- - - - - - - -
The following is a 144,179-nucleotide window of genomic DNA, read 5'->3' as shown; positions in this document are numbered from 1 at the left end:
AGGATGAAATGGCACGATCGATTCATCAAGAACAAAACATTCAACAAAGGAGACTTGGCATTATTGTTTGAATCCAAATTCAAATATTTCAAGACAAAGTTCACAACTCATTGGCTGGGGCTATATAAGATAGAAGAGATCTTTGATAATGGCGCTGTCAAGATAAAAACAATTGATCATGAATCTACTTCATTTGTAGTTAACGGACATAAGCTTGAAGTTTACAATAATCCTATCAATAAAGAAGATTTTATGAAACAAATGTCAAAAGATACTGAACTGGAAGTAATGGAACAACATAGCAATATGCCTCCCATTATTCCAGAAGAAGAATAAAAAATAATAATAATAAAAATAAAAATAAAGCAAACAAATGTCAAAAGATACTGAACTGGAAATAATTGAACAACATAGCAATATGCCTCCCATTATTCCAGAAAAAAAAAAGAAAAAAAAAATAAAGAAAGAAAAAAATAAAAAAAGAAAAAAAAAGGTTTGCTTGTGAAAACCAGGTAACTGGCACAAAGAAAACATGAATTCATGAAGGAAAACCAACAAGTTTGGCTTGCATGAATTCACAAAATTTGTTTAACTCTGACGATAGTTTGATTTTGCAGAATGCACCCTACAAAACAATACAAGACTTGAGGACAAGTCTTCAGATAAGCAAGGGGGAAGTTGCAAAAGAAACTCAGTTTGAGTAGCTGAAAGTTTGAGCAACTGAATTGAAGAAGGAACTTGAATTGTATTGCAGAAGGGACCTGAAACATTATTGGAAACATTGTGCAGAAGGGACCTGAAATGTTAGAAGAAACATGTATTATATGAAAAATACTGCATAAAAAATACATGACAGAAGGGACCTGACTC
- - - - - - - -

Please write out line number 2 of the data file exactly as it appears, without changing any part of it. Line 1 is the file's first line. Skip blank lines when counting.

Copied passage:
AGGATGAAATGGCACGATCGATTCATCAAGAACAAAACATTCAACAAAGGAGACTTGGCATTATTGTTTGAATCCAAATTCAAATATTTCAAGACAAAGTTCACAACTCATTGGCTGGGGCTATATAAGATAGAAGAGATCTTTGATAATGGCGCTGTCAAGATAAAAACAATTGATCATGAATCTACTTCATTTGTAGTTAACGGACATAAGCTTGAAGTTTACAATAATCCTATCAATAAAGAAGATTTTATGAAACAAATGTCAAAAGATACTGAACTGGAAGTAATGGAACAACATAGCAATATGCCTCCCATTATTCCAGAAGAAGAATAAAAAATAATAATAATAAAAATAAAAATAAAGCAAACAAATGTCAAAAGATACTGAACTGGAAATAATTGAACAACATAGCAATATGCCTCCCATTATTCCAGAAAAAAAAAAGAAAAAAAAAATAAAGAAAGAAAAAAATAAAAAAAGAAAAAAAAAGGTTTGCTTGTGAAAACCAGGTAACTGGCACAAAGAAAACATGAATTCATGAAGGAAAACCAACAAGTTTGGCTTGCATGAATTCACAAAATTTGTTTAACTCTGACGATAGTTTGATTTTGCAGAATGCACCCTACAAAACAATACAAGACTTGAGGACAAGTCTTCAGATAAGCAAGGGGGAAGTTGCAAAAGAAACTCAGTTTGAGTAGCTGAAAGTTTGAGCAACTGAATTGAAGAAGGAACTTGAATTGTATTGCAGAAGGGACCTGAAACATTATTGGAAACATTGTGCAGAAGGGACCTGAAATGTTAGAAGAAACATGTATTATATGAAAAATACTGCATAAAAAATACATGACAGAAGGGACCTGACTC